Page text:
bear to see you like this. What is it ? Is it something
Fve done ? Have I hurt you without knowing it ?
{Putting his hands on her shoulders and turning her
towards him.) Miss Heseltine ! Look at me ! — tell me !
why must you leave me ?

{He gently pulls her hands away from her face ;
she looks up at him appealingly, unable to hide
her love for him. He understands and stands
looking at her transfixed.)

MAGGIE {from the garden). Robin ! What are you
doing ?

DICKIE {also from the garden). Where is he ?

MAGGIE. In here. {When their voices are heard.


ROBIN steps back from miss heseltine. She makes an
undecided step or two as if she didn't know where to go,
then begins nervously gathering up the pages. Enter
MAGGiK followed by dickie and bertha sims, all darting
about and skipping, maggie, speaking as she enters and
coming towards robin.) We want to wind up with
something really silly before we go home.
robin (protesting). Oh, no — my dears — no !


bertha {beginning to dance and sing by herself). Here
we go round the mulberry bush.

DICKIE (singing). The mulberry bush.

MAGGIE (joining in as well). The mulberry bush !

(They all laugh.)
(While this is going on miss heseltine, with the

pages in her hand, slowly goes out.)
(LOUISE comes in from the garden. Taking in the
situation, she says, " Mr. Worthington, too ! "
and seizing him by both hands dances him
round. He is then swept into the ring between
DICKIE and MAGGIE. LOUISE trics to enter the
ring, first on robin's left, in which attempt she
fails, and then on his right, this time achieving
success. They all laugh and dance in a ring.



SCENE. — The same as the first act. The scene is arranged
as before except that the cradle is no longer there. It
is beginning to grow dusk, robin, dressed as at the
end of the second act, is standing, with his hands in
his pockets, staring at miss heseltine's desk.

ROBIN (slowly and thoughtfully, as if scarcely able to
credit what he says). Miss Heseltine !

(LOUISE enters. She wears an elaborate dinner-

LOUISE {in the doorway). May I come in ?

ROBIN {suddenly brought to himself). Is it as late as that ?

LOUISE. I dressed early. I mistook the time. The
drawing-room was deserted, so I thought I'd come in
here. I hope I don't intrude.

ROBIN {merely politely). Not at all.

LOUISE {smiling as if she had received a most pressing
invitatioti to stay). Thank you ! {She closes the door
and comes towards robin.) Has she gone ?


LOUISE {with a little sigh of satisfaction). Ah !

ROBIN. She took her work home to do.

LOUISE. Maggie ?

ROBIN. Miss Heseltine. Oh, yes ; those children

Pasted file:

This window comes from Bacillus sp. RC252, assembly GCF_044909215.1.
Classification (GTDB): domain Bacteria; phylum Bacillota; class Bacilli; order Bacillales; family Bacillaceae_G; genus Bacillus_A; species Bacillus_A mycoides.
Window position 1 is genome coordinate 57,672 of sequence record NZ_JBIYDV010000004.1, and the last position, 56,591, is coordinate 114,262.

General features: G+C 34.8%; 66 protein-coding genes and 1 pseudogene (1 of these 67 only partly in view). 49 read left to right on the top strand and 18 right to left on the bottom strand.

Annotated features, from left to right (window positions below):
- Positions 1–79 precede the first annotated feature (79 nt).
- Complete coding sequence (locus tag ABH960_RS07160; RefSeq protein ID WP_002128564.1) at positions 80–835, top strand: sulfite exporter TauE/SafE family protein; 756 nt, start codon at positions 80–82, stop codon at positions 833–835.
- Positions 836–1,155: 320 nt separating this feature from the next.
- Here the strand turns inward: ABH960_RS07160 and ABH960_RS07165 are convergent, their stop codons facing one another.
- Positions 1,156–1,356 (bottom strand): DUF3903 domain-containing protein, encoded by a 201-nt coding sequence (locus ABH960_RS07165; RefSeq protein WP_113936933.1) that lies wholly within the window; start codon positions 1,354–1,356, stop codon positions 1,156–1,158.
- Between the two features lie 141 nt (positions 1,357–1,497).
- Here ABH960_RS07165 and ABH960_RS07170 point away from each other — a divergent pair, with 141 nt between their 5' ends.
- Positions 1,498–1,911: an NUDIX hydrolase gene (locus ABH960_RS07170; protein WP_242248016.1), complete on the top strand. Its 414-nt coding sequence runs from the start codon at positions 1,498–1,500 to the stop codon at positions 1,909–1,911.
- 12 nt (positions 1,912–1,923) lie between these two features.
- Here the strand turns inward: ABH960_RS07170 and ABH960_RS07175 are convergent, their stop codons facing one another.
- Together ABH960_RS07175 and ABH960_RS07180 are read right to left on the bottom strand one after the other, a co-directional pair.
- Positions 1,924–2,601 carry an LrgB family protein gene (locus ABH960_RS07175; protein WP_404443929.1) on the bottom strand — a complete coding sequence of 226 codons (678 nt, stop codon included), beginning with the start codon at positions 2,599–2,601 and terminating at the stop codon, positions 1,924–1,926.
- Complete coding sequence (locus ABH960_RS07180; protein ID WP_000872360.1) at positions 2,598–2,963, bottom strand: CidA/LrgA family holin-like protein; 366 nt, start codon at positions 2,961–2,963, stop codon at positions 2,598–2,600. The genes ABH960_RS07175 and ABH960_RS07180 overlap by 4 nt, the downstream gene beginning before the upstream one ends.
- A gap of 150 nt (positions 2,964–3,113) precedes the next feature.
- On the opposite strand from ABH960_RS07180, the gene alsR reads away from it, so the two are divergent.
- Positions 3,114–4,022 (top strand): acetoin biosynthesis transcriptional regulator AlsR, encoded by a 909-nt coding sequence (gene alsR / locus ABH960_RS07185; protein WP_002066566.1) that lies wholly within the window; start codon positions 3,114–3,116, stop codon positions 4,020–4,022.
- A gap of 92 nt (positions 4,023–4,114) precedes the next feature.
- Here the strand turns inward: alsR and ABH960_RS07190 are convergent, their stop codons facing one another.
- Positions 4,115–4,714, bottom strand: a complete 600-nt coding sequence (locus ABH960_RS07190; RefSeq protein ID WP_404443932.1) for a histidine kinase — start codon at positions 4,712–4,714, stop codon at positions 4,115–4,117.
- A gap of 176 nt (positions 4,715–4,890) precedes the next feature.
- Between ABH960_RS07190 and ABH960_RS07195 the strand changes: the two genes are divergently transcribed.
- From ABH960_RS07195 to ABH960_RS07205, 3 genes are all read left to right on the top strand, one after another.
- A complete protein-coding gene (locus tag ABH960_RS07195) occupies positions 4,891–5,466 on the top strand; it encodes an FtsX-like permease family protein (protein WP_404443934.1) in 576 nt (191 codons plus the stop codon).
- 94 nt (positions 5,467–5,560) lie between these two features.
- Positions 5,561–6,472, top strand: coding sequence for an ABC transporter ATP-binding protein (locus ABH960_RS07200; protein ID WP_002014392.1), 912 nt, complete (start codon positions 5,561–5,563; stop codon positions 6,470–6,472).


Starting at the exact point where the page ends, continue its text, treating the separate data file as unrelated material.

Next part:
have all gone. Thank goodness ! {Hurriedly correcting
himself.) The dears.

LOUISE. Weren't you rather glad — between ourselves
— to see them go ?

ROBIN. I don't feel safe even yet. I can't help
thinking that Bertha Sims is still lurking among the
bushes — ready to spring out at me. What's that
noise ? {He goes to the window and looks out, then closes
the curtains.) Only the rooks going home.

{He goes towards the electric switch.)



LOUISE (sentimentally). The twilight hour. [She leans
back luxuriously and says languidly.) How peaceful it
is here ! How perfectly harmonious ! (robin turns
on the electric light. This surprises and disconcerts
LOUISE.) Oh ! (She sits up. robin takes out his
cigarette case and helps himself to a cigarette. He is
absorbed in his own thoughts, and does not notice louise.)
Have you got a cigarette to give me ?

ROBIN (offering her his cigarette case). I beg your
pardon. My mind was full of something else.

LOUISE (smiles at him as she slowly draws a cigarette
from the case). Thank you very much.

ROBIN (after a moment'' s pause). Don't mention it.
You want a light.

(He moves away for the match-box, which is on
the writing-table, brings it to louise and offers
it to her. louise smilingly makes a sign with
her hands for him to strike a match. He does
so. LOUISE does not offer to take the match,
but lights her cigarette from it as he holds it.)


ROBIN. I beg your pardon ?

LOUISE. Ta ! (robin lights his own cigarette, then
throws the match in an ash-tray, and sits on a settee at
some distance from louise.) I hope you don't object
to women smoking ?

robin. I don't mind one way or the other.

LOUISE. I was afraid you might think it unwomanly.

ROBIN. I shouldn't like my wife to smoke.

LOUISE (rising). I practically never smoke. (She
puts her cigarette on an ash-tray.)

(Enter Gladys.)

GLADYS (addressing louise). If you please, miss,
Mrs. Worthington sent me to say will you kindly come
and talk to her while she dresses ?

louise (sweetly to Gladys). Tell Mrs. Worthington
I will come — presently.

GLADYS. Thank you, miss.

(Exit GLADYS.)

ROBIN. If you want to go and talk to Isabella, don't
mind me.

LOUISE (reproachfully). Do you want me to go ?
ROBIN. Oh, no — X didn't mean that — of course.


LOUISE (archly). Shall I stay ?

ROBIN (after a pause, reluctantly). Do,

LOUISE. I know you wouldn't say that unless you
meant it. (She sits by him.) You and I never seem
to be left alone together — do we ?

ROBix (carelessly). Don't we ?

LOUISE. Never. And I always feel we should have
so much to say to each other if we could once break
through our British reserve. (He looks at her in surprise.
She smiles at him.) You have dra\^Ti me to you by your
writings. I am one of your most devoted readers. I
buy all your books. Oftentimes — after reading one or
other of your various masterpieces — I have turned from
the contemplation of Robin Worthington, the author,
to the contemplation of Robin Worthington the man.

ROBIN (embarrassed). Oh, yes !

(Enter Gladys.)

GLADYS (addressing louise). Mrs. Worthington says
will you please come at once. It's most partickler.

ROBIN (attempting to rise). Don't let me detain you.

LOUISE (preventing robin rising by laying her hand on
his arm, as she turns to Gladys and says impatiently).
Say I am coming — presently.

GLADYS. Yes, miss.

(Exit GLADYS.)